Instagram is already very good at selling me shit I don’t need. Every time I open the app, I scroll by endless ads for bras and athletic leggings. I was looking for new running shoes recently, so now all of my ads are for Adidas and Reebok. Images of crisp, fluffy duvet covers from aspirational-sounding brands filled my feed when I was shopping for new sheets.
The app for lifestyle shilling has announced a new feature that will make it even easier to take all my money, called “Checkout for Instagram.” When you tap on a brand’s post, tags will appear with product prices, and tapping those tags will direct you to a checkout page.
Currently, clicking on a “Shop Now” link within a post sends you to the seller, or an Amazon listing.
According to a company announcement on Tuesday, users will enter their payment info within the app, instead of at the individual seller’s website:
Once your first order is complete, your information will be securely saved for convenience the next time you shop. You’ll also receive notifications about shipment and delivery right inside Instagram, so you can keep track of your purchase.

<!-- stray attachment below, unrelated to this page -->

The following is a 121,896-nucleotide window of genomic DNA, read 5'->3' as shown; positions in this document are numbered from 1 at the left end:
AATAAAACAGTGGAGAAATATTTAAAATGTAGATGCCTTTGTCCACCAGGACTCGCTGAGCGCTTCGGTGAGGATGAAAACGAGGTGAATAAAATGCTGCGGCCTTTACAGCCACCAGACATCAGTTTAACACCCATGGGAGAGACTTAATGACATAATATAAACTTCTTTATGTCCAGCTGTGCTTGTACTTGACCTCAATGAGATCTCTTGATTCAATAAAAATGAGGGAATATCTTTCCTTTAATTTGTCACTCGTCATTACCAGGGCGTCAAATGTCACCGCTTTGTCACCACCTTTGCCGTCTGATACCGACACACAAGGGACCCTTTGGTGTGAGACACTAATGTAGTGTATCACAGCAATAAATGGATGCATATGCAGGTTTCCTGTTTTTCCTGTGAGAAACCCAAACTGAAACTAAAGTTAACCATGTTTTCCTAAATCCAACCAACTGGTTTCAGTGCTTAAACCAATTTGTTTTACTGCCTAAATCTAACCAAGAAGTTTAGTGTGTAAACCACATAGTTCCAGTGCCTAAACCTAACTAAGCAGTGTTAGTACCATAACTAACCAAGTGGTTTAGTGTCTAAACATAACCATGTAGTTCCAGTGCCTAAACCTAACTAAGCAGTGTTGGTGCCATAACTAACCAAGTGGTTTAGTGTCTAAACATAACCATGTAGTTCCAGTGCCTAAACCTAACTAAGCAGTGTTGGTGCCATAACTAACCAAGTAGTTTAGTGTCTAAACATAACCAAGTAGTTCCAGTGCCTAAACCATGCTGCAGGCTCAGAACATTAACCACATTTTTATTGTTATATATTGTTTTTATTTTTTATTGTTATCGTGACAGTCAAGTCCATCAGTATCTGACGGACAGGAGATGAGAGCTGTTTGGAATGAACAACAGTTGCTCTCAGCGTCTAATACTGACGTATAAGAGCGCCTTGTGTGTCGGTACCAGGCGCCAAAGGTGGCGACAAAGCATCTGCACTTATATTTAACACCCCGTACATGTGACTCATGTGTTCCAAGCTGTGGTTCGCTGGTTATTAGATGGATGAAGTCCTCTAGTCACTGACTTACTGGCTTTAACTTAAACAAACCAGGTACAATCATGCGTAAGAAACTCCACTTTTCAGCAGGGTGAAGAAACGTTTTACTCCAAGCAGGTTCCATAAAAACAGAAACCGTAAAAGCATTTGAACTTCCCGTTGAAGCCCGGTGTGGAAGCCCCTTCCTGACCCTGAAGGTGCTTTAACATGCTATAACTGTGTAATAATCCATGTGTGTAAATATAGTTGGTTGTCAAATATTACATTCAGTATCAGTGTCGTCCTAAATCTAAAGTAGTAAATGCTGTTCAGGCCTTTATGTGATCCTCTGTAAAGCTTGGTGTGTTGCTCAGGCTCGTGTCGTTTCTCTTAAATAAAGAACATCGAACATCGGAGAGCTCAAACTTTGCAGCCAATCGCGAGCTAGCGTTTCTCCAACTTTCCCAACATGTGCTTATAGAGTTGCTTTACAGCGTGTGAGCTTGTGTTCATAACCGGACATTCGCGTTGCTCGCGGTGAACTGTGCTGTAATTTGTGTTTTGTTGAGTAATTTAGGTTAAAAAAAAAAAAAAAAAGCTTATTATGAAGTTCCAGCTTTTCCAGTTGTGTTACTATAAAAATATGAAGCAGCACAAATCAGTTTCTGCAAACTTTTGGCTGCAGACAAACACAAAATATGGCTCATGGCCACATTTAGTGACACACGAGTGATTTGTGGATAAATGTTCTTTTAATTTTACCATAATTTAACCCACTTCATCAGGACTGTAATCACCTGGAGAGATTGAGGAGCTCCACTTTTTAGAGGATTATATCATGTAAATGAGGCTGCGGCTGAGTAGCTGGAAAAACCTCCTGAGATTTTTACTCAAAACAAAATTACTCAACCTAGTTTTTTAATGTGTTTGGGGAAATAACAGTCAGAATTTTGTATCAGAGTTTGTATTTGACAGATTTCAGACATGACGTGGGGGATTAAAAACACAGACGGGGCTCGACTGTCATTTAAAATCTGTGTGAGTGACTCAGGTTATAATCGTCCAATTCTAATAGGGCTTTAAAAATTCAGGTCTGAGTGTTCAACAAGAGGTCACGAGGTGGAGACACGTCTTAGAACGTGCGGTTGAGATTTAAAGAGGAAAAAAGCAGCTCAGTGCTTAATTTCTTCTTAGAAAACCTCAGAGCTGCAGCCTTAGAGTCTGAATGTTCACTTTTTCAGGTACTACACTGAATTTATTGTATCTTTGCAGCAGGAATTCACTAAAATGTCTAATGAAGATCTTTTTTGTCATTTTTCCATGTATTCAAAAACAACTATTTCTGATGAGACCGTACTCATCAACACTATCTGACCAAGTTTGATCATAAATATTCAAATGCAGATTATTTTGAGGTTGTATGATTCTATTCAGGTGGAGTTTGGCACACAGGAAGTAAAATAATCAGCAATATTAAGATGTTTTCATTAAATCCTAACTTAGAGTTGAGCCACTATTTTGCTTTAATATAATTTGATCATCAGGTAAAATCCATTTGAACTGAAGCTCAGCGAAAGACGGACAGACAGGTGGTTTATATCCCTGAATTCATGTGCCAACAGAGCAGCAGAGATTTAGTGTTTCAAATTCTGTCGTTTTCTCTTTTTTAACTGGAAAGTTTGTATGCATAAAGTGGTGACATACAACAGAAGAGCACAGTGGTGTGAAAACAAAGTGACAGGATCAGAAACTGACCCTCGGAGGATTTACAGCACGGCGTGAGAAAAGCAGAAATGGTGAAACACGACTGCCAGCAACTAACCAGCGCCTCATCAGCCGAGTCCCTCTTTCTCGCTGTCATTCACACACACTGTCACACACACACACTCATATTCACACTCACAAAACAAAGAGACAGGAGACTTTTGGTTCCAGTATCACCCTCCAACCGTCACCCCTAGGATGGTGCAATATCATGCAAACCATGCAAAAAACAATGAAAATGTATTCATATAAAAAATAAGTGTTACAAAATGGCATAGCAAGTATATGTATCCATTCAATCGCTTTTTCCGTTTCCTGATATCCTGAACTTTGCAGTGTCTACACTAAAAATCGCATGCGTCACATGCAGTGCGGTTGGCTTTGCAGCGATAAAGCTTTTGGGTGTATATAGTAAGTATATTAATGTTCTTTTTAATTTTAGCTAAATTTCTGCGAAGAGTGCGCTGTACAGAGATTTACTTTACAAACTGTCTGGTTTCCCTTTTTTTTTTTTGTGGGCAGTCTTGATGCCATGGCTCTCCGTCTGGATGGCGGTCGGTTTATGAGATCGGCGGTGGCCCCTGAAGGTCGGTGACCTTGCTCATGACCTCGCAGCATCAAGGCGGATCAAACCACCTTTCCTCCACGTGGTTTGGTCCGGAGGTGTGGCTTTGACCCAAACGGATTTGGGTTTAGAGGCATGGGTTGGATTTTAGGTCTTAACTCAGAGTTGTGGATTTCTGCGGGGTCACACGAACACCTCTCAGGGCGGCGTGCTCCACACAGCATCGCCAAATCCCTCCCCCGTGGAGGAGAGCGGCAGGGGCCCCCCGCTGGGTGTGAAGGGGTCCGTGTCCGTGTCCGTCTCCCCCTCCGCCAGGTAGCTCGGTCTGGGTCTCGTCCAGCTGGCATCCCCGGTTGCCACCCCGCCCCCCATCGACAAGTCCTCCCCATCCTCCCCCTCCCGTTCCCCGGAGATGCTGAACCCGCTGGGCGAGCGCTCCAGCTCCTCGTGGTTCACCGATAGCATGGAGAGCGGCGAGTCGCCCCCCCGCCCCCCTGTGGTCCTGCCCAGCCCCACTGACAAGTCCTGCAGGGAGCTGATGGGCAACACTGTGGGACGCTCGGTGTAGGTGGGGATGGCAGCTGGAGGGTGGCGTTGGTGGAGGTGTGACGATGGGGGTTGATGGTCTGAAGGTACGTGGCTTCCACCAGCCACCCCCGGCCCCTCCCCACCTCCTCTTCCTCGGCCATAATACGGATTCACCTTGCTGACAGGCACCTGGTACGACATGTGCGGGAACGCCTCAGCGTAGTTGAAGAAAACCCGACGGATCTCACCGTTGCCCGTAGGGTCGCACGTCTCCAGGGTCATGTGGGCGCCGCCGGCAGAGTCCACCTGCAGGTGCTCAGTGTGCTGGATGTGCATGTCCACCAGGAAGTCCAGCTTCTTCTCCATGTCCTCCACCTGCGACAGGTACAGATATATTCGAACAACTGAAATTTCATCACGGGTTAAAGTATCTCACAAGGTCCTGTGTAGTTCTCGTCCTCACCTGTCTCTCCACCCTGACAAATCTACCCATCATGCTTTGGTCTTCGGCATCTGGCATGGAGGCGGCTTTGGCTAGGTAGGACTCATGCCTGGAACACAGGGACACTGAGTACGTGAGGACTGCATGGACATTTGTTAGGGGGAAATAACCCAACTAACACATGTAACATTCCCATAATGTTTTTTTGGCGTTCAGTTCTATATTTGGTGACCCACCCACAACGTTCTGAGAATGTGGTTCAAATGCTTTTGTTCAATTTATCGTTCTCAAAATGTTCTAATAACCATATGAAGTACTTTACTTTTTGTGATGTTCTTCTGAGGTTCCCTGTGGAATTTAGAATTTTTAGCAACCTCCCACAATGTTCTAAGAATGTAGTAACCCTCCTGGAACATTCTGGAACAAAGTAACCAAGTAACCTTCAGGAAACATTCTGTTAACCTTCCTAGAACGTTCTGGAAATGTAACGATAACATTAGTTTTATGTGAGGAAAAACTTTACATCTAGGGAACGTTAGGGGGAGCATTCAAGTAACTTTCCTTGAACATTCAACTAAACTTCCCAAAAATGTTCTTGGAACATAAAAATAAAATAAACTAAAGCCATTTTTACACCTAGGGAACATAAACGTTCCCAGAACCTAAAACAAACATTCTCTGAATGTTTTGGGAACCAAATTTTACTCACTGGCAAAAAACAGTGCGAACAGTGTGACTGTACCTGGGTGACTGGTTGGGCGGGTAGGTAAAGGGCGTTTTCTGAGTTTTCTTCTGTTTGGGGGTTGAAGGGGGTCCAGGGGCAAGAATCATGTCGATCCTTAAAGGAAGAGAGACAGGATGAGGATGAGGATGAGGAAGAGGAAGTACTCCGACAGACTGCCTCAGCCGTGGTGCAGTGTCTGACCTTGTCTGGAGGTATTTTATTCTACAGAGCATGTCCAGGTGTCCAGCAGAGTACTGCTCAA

I literally cannot imagine a more sinister digital dopamine drip than refreshing package tracking from within Instagram, like some kind of retail turducken of phone addiction. Instagram doesn’t want you to ever need to leave the app for shopping.
TechCrunch demonstrated how this new feature will look within the app:
Checkout is currently in closed beta, with 20 brands testing it first, including Adidas, Nike, H&M, and Warby Parker. (I am truly, financially doomed.) Instagram says it will also take a cut of the seller’s profits, but for these brands it’s probably not enough to outweigh the returns on making buying their shit stupid-easy. A spokesperson for Instagram told TechCrunch: “We aren’t sharing the specific [seller cut] number right now. We are testing a selling fee with businesses during the closed beta. It will not change the price of the items for consumers.”
Instagram started inching away from a place to follow your friends’ over-filtered photos of their babies and lattes a long time ago—now it’s primarily a place to get served a bunch of aesthetically-pleasing advertisements in between influencers shilling even more useless stuff through #ad partnerships with brands. And when Facebook bought Instagram in 2012, it infused the platform with all the targeted advertising powers of Zuckerberg’s social network and the wider internet.
I deleted Facebook from my phone years ago, but now that I never need to leave Instagram to online shop for shit I don’t need, this app is about to get a lot more addictive—or the ads will finally become annoying enough that I delete it, too.